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September 28th, 2012, 08:58
Informative review.

A stream of players nowadays wish for a return to bases.

The review shows multiple troubles this desire brings forth.

LoG has for example one old school feature, mapping oneself tile by tile the dungeons.
Parallelly, it has auto mapping.
Old school boys often dislike when clues are laid around in an obvious manner, the case in many present games.

The review shows that the automapping is a game changer. When surveying tile by tile a map, it is easier not to miss rather concealed clues, or less obviously displayed hints. As one has to go one tile after another. The game also provides a note tool to mark one tile.

But with the auto mapping feature on, surveying the map is no longer a priority. And it changes the whole game as it calls for more obviously displayed clues.

The game also relies a lot on puzzles. And here again, another game changer has been introduced: the capacity to find very quickly a bit of information. It dissolves puzzles.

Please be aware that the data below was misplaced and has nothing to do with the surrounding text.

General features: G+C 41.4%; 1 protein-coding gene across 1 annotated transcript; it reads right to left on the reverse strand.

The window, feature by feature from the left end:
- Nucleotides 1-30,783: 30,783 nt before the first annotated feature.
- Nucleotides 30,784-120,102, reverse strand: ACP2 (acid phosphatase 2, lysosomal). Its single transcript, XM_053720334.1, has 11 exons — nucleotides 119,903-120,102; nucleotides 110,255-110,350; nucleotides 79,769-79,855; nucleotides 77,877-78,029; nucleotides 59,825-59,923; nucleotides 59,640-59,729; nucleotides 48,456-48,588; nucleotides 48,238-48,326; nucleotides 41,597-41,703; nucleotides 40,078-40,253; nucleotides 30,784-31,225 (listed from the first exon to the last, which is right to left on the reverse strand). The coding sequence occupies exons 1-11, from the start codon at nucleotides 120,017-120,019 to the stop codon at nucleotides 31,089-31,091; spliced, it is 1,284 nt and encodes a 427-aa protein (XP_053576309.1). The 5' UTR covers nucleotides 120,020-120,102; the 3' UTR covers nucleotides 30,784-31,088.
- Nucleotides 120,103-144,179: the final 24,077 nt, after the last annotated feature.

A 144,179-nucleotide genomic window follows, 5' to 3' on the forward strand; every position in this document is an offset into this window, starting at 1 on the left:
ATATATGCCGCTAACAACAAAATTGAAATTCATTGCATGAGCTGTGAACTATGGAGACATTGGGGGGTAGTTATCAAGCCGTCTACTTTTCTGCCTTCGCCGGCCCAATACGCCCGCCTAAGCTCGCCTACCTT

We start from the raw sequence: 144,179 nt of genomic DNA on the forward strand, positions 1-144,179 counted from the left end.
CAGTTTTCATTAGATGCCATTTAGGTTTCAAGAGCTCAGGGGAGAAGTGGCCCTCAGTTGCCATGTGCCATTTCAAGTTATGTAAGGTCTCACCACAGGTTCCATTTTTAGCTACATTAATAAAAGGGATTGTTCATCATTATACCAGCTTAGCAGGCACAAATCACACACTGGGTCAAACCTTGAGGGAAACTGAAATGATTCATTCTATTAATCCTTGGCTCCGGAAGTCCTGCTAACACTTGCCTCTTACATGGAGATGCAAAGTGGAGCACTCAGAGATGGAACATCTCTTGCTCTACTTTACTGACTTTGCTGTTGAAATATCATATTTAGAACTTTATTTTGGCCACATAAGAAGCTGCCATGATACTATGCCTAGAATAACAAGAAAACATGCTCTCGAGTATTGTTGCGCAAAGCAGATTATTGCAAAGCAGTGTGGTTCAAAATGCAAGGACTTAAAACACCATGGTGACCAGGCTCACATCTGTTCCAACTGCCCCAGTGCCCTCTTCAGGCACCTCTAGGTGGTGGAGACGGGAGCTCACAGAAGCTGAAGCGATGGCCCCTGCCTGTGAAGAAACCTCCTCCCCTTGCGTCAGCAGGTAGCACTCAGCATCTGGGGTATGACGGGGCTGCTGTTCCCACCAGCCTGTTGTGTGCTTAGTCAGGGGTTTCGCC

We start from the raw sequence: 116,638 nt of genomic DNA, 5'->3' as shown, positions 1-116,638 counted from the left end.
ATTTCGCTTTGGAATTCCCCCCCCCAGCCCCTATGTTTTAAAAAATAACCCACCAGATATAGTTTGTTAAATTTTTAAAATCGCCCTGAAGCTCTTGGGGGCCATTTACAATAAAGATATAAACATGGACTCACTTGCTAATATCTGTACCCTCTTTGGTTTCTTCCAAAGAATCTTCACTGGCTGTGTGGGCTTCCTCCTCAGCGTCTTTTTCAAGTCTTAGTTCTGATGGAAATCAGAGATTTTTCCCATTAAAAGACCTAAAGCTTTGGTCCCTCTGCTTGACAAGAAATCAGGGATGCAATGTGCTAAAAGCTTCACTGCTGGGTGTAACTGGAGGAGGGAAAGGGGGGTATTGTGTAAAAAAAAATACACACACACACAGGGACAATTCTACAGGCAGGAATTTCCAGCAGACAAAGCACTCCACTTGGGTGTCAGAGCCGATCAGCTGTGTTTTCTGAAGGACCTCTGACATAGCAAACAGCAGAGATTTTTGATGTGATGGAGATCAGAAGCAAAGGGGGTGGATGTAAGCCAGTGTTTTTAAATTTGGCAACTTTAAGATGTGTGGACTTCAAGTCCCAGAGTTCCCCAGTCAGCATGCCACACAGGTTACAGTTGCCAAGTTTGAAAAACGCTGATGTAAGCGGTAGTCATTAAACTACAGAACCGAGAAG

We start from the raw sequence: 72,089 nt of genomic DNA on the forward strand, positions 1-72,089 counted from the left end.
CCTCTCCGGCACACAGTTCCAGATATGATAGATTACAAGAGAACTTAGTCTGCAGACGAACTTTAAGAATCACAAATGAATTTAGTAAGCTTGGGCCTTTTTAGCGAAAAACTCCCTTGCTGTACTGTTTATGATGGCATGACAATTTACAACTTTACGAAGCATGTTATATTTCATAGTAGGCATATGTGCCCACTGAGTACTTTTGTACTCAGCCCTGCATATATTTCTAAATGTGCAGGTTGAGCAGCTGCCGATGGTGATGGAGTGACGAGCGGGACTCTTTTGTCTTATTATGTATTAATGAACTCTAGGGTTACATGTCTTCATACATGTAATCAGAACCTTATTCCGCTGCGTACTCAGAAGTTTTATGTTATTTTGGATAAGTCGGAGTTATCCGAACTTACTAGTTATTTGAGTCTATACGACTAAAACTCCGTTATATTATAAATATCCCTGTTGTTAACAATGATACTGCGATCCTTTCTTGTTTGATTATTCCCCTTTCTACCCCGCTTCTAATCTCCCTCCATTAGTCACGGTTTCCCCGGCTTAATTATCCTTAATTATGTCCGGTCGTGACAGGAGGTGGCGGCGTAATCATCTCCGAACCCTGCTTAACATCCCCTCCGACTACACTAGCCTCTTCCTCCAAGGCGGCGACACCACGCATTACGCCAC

Many players declare a love for immersion, which is hard to comprehend.

In this type of games, adventurers are bound to wander aimlessly as they try to understand how to progress, as they scavenge etc
Yet this experience is very hard to convey as players, even those who demand immersion, usually consider that game period of time empty time. While when lost in some dungeons, roaming around is part of the experience of adventurers, players no longer bear to allocate time to live this kind of experience (making by the way immersion a very flimsy concept)

The capacity to get a bit of information very quickly destroys the opportunity.
In the past, with no internet, players would have been forced to take a break from the game for example, come back later and roam aimlessly, looking for a clue they do not know. They would have experienced what it is to be lost in some dungeons.
But now, it is over, a go on the web and the information is found.

Players' consumer habits have changed: players no longer want to "waste" time on activity that is essential to the definition of a game. They want to consume their game fast, they discriminate against a certain type of actions to favour certain type of actions.

This review and the experience it tells of gives perspective. It shows that game designers have listened to what players want. And that the current iteration in gaming is what players want. The trouble is that players do not usually tell what they want. Or claim to want to play something and when they have it, refuse to play it.

Game designers have followed the trend.
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